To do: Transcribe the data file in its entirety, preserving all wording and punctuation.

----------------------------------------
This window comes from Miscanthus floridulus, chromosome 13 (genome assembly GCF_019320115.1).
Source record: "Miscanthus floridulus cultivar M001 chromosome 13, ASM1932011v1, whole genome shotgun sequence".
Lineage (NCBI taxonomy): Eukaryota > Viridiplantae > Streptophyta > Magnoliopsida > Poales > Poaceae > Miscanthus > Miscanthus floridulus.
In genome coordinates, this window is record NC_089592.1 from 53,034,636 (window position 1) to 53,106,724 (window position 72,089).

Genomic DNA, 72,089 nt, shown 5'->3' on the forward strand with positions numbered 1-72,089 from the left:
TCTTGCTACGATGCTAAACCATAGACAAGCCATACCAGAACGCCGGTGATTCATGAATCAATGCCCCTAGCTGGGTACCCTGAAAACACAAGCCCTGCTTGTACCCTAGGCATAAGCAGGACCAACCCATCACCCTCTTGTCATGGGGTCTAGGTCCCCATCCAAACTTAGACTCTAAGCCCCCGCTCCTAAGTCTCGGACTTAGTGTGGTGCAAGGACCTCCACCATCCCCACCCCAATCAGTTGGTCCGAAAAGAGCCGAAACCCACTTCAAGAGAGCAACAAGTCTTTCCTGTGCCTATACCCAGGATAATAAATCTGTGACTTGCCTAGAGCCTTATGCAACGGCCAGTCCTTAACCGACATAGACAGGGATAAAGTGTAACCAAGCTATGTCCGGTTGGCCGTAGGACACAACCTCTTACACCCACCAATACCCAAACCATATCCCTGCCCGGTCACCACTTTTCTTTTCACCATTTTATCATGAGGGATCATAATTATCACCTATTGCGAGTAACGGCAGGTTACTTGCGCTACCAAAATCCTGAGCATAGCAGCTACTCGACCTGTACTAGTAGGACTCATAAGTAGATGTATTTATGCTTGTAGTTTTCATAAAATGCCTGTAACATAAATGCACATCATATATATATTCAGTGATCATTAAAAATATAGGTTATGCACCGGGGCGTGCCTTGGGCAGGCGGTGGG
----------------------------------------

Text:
This window comes from Miscanthus floridulus, chromosome 13 (genome assembly GCF_019320115.1).
Source record: "Miscanthus floridulus cultivar M001 chromosome 13, ASM1932011v1, whole genome shotgun sequence".
Lineage (NCBI taxonomy): Eukaryota > Viridiplantae > Streptophyta > Magnoliopsida > Poales > Poaceae > Miscanthus > Miscanthus floridulus.
In genome coordinates, this window is record NC_089592.1 from 53,034,636 (window position 1) to 53,106,724 (window position 72,089).

Genomic DNA, 72,089 nt, shown 5'->3' on the forward strand with positions numbered 1-72,089 from the left:
TCTTGCTACGATGCTAAACCATAGACAAGCCATACCAGAACGCCGGTGATTCATGAATCAATGCCCCTAGCTGGGTACCCTGAAAACACAAGCCCTGCTTGTACCCTAGGCATAAGCAGGACCAACCCATCACCCTCTTGTCATGGGGTCTAGGTCCCCATCCAAACTTAGACTCTAAGCCCCCGCTCCTAAGTCTCGGACTTAGTGTGGTGCAAGGACCTCCACCATCCCCACCCCAATCAGTTGGTCCGAAAAGAGCCGAAACCCACTTCAAGAGAGCAACAAGTCTTTCCTGTGCCTATACCCAGGATAATAAATCTGTGACTTGCCTAGAGCCTTATGCAACGGCCAGTCCTTAACCGACATAGACAGGGATAAAGTGTAACCAAGCTATGTCCGGTTGGCCGTAGGACACAACCTCTTACACCCACCAATACCCAAACCATATCCCTGCCCGGTCACCACTTTTCTTTTCACCATTTTATCATGAGGGATCATAATTATCACCTATTGCGAGTAACGGCAGGTTACTTGCGCTACCAAAATCCTGAGCATAGCAGCTACTCGACCTGTACTAGTAGGACTCATAAGTAGATGTATTTATGCTTGTAGTTTTCATAAAATGCCTGTAACATAAATGCACATCATATATATATTCAGTGATCATTAAAAATATAGGTTATGCACCGGGGCGTGCCTTGGGCAGGCGGTGGG